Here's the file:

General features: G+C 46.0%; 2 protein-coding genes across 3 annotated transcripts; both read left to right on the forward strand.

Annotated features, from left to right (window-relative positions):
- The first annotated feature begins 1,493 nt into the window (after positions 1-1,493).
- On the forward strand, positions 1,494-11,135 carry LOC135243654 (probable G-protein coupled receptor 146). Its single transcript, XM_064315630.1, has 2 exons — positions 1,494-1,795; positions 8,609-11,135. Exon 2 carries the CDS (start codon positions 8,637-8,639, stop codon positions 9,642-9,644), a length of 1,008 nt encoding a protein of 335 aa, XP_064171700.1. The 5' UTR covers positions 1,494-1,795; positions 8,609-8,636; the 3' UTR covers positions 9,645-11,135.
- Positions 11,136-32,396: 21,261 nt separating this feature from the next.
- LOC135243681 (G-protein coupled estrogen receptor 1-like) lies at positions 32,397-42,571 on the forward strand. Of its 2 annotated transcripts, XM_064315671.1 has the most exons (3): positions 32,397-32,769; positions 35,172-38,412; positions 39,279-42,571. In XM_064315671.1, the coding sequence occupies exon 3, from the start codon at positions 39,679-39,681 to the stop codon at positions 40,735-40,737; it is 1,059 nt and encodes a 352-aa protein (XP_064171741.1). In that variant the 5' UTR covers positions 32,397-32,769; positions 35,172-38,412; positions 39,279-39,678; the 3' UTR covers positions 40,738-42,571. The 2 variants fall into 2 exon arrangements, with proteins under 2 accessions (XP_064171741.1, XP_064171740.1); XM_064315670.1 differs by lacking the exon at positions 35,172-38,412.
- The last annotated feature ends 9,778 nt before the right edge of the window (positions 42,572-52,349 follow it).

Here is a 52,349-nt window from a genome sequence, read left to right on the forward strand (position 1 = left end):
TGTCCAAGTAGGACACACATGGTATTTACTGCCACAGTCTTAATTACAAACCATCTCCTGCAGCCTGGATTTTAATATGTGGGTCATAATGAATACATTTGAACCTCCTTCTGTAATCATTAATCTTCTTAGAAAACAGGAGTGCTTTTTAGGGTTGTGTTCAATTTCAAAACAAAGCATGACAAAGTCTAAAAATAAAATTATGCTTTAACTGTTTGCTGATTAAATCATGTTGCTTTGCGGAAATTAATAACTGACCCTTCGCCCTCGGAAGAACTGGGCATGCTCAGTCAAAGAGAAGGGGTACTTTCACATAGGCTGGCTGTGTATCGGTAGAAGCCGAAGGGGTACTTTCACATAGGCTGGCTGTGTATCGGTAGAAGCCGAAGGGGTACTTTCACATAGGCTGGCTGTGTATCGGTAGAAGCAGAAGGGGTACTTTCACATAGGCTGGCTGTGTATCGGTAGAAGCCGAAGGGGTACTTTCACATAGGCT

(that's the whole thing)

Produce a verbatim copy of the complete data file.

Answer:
General features: G+C 46.0%; 2 protein-coding genes across 3 annotated transcripts; both read left to right on the forward strand.

Annotated features, from left to right (window-relative positions):
- The first annotated feature begins 1,493 nt into the window (after positions 1-1,493).
- On the forward strand, positions 1,494-11,135 carry LOC135243654 (probable G-protein coupled receptor 146). Its single transcript, XM_064315630.1, has 2 exons — positions 1,494-1,795; positions 8,609-11,135. Exon 2 carries the CDS (start codon positions 8,637-8,639, stop codon positions 9,642-9,644), a length of 1,008 nt encoding a protein of 335 aa, XP_064171700.1. The 5' UTR covers positions 1,494-1,795; positions 8,609-8,636; the 3' UTR covers positions 9,645-11,135.
- Positions 11,136-32,396: 21,261 nt separating this feature from the next.
- LOC135243681 (G-protein coupled estrogen receptor 1-like) lies at positions 32,397-42,571 on the forward strand. Of its 2 annotated transcripts, XM_064315671.1 has the most exons (3): positions 32,397-32,769; positions 35,172-38,412; positions 39,279-42,571. In XM_064315671.1, the coding sequence occupies exon 3, from the start codon at positions 39,679-39,681 to the stop codon at positions 40,735-40,737; it is 1,059 nt and encodes a 352-aa protein (XP_064171741.1). In that variant the 5' UTR covers positions 32,397-32,769; positions 35,172-38,412; positions 39,279-39,678; the 3' UTR covers positions 40,738-42,571. The 2 variants fall into 2 exon arrangements, with proteins under 2 accessions (XP_064171741.1, XP_064171740.1); XM_064315670.1 differs by lacking the exon at positions 35,172-38,412.
- The last annotated feature ends 9,778 nt before the right edge of the window (positions 42,572-52,349 follow it).

Here is a 52,349-nt window from a genome sequence, read left to right on the forward strand (position 1 = left end):
TGTCCAAGTAGGACACACATGGTATTTACTGCCACAGTCTTAATTACAAACCATCTCCTGCAGCCTGGATTTTAATATGTGGGTCATAATGAATACATTTGAACCTCCTTCTGTAATCATTAATCTTCTTAGAAAACAGGAGTGCTTTTTAGGGTTGTGTTCAATTTCAAAACAAAGCATGACAAAGTCTAAAAATAAAATTATGCTTTAACTGTTTGCTGATTAAATCATGTTGCTTTGCGGAAATTAATAACTGACCCTTCGCCCTCGGAAGAACTGGGCATGCTCAGTCAAAGAGAAGGGGTACTTTCACATAGGCTGGCTGTGTATCGGTAGAAGCCGAAGGGGTACTTTCACATAGGCTGGCTGTGTATCGGTAGAAGCCGAAGGGGTACTTTCACATAGGCTGGCTGTGTATCGGTAGAAGCAGAAGGGGTACTTTCACATAGGCTGGCTGTGTATCGGTAGAAGCCGAAGGGGTACTTTCACATAGGCT